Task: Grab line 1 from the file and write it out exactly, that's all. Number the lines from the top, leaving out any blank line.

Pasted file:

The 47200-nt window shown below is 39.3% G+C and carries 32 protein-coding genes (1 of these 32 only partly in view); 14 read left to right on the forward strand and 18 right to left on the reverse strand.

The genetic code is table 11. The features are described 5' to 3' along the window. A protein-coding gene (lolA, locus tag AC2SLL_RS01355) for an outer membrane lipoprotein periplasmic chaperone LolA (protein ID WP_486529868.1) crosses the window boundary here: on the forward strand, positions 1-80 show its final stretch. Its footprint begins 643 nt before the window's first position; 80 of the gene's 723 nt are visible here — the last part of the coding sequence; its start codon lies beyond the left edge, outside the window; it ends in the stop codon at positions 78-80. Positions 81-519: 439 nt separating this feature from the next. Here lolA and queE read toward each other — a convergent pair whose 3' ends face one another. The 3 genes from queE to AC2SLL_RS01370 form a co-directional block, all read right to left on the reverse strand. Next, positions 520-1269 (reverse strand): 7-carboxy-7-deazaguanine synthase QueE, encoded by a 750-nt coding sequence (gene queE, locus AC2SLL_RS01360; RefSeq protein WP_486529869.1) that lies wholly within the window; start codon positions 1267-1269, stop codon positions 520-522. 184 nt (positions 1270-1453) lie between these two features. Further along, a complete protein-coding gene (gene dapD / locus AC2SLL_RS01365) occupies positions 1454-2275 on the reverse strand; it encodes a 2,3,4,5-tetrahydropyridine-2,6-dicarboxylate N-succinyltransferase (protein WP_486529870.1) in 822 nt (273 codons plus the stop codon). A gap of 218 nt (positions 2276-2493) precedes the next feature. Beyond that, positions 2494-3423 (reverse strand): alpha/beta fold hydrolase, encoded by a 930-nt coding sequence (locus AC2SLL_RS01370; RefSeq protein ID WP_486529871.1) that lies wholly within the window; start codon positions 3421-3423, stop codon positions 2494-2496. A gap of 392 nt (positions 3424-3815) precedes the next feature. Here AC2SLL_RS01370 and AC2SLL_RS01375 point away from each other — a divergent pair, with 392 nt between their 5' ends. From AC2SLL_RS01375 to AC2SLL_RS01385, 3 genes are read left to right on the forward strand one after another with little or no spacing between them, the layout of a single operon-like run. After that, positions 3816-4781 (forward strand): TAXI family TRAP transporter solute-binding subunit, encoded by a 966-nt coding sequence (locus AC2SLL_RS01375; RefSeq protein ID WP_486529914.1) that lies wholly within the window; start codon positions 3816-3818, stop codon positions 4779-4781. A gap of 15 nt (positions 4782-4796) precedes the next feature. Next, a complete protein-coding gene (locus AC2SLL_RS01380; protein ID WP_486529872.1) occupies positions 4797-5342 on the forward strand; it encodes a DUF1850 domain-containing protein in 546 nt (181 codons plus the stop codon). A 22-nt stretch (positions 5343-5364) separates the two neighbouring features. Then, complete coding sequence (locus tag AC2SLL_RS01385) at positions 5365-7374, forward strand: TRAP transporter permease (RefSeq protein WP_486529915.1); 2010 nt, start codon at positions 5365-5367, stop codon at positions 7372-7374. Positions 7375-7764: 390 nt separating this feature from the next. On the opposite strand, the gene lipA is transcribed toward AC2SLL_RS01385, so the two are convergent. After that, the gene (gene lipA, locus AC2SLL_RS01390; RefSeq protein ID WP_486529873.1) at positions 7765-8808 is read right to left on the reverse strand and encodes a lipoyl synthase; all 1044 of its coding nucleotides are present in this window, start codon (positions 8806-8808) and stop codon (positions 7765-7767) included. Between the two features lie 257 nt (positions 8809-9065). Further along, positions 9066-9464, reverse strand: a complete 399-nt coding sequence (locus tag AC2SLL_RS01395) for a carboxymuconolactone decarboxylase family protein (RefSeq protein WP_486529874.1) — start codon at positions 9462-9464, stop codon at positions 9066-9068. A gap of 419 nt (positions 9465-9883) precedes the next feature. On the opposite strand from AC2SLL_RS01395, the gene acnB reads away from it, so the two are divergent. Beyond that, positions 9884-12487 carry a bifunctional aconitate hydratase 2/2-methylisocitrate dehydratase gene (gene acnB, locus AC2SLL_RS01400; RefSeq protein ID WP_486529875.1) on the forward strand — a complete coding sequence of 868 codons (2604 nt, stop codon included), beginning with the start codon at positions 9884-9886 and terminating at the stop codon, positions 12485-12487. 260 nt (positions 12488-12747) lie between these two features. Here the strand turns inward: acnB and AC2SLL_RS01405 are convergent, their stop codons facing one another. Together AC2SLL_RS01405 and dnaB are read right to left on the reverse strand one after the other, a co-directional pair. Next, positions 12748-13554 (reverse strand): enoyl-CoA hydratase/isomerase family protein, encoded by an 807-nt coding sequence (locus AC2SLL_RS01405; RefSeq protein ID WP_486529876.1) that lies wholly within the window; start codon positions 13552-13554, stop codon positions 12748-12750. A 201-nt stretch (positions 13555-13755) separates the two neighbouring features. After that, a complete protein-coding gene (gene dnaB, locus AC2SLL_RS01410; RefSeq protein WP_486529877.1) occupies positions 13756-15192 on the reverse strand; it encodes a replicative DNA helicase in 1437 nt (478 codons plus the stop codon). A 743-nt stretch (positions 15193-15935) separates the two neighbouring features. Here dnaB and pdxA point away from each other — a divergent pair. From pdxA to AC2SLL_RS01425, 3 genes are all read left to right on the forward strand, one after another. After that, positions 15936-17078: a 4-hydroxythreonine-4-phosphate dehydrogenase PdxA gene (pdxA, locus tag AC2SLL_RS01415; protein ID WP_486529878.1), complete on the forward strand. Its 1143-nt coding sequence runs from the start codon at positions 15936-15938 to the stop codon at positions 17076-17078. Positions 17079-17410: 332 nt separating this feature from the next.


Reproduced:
The 47200-nt window shown below is 39.3% G+C and carries 32 protein-coding genes (1 of these 32 only partly in view); 14 read left to right on the forward strand and 18 right to left on the reverse strand.